Iwan Burgener, new Professor of Small Animal Internal Medicine at Vetmeduni Vienna

Iwan Burgener succeeded Johann Thalhammer as professor of Small Animal Internal Medicine with the beginning of August. (Photo: University of Utrecht)

Burgener  1

Iwan Burgener from Switzerland has been newly appointed Professor to the Clinical Unit of Small Animal Internal Medicine from 1 August 2016. Having had positions in Leipzig, Germany, and Utrecht, Netherlands, Vienna is the third chair for the small animal internist. Burgener’s special focus in his clinical work is on the canine metabolism.He is a Diplomate of the American as well as the European College of Veterinary Internal Medicine.

Burgener, who comes from the Swiss canton of Valais, started his studies in his home country at the University of Bern. Having completed his doctoral studies with a thesis in neuroimmunology, he did a rotating internship, followed by a four-year international residency at the University of Bern and the Louisiana State University in Baton Rouge, USA, to become a veterinary specialist of small animal internal medicine. Being a Diplomate of the American and European College of Veterinary Internal Medicine, Burgener has since then held two international certificates as a veterinary specialist.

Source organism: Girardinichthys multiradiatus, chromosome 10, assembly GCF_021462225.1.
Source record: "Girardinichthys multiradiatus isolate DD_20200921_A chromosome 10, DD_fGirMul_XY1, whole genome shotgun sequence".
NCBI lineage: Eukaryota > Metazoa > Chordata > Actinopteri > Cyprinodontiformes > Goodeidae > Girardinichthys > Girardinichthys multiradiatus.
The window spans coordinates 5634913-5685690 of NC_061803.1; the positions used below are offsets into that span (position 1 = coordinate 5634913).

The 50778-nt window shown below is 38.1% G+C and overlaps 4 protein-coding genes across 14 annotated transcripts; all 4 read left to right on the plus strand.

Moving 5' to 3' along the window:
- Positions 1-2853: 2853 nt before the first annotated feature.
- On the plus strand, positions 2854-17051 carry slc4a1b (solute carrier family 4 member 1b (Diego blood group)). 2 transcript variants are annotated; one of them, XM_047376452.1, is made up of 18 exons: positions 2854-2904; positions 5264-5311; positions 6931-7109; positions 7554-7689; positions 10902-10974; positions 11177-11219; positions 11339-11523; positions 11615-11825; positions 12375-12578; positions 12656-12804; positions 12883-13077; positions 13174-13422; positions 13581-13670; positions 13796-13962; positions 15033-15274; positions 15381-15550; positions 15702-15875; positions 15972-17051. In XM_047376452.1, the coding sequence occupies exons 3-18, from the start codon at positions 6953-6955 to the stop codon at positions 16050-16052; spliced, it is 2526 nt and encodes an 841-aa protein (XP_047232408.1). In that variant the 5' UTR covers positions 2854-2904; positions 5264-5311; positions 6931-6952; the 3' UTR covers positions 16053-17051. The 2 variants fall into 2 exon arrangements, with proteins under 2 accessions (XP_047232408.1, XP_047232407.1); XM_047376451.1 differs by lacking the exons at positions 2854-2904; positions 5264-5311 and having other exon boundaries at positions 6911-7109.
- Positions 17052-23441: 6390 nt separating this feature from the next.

From Bern via Leipzig and Utrecht to Vienna

Later, Burgener was a senior veterinarian at the Small Animal Clinic of the University of Bern. At the same time, he worked on his PhD in the gastroenterology research group at the Vetsuisse Faculty of Bern. In 2011, he finished his habilitation with a thesis on chronic enteropathies in dogs and cats. In the same year, he was appointed Professor in Leipzig, Germany, where he became the head of the newly founded Unit of Small Animal Internal Medicine. In 2014, Burgener got the chance to become a Professor at the prestigious University of Utrecht, the Netherlands. Like in Leipzig and now Vienna, he was deemed to be the best candidate and appointed Professor and head of the Unit of Small Animal Internal Medicine.

Specific biomarkers to combat hepatic diseases

For the Swiss researcher it was important to learn about the scientific background of his clinical work and understand it. Thus, for example, he worked with antibodies, protein detection and cell cultures. One of his projects was the identification of biomarkers that allow for a sensitive detection of damaged liver cells in dogs. “We found so-called microRNAs in serum samples: highly conserved, short RNA sequences which are relevant for the regulation of gens,” explained Burgener. “They are a specific indicator for a hepatic disease. Thus, they also help to distinguish liver diseases.”

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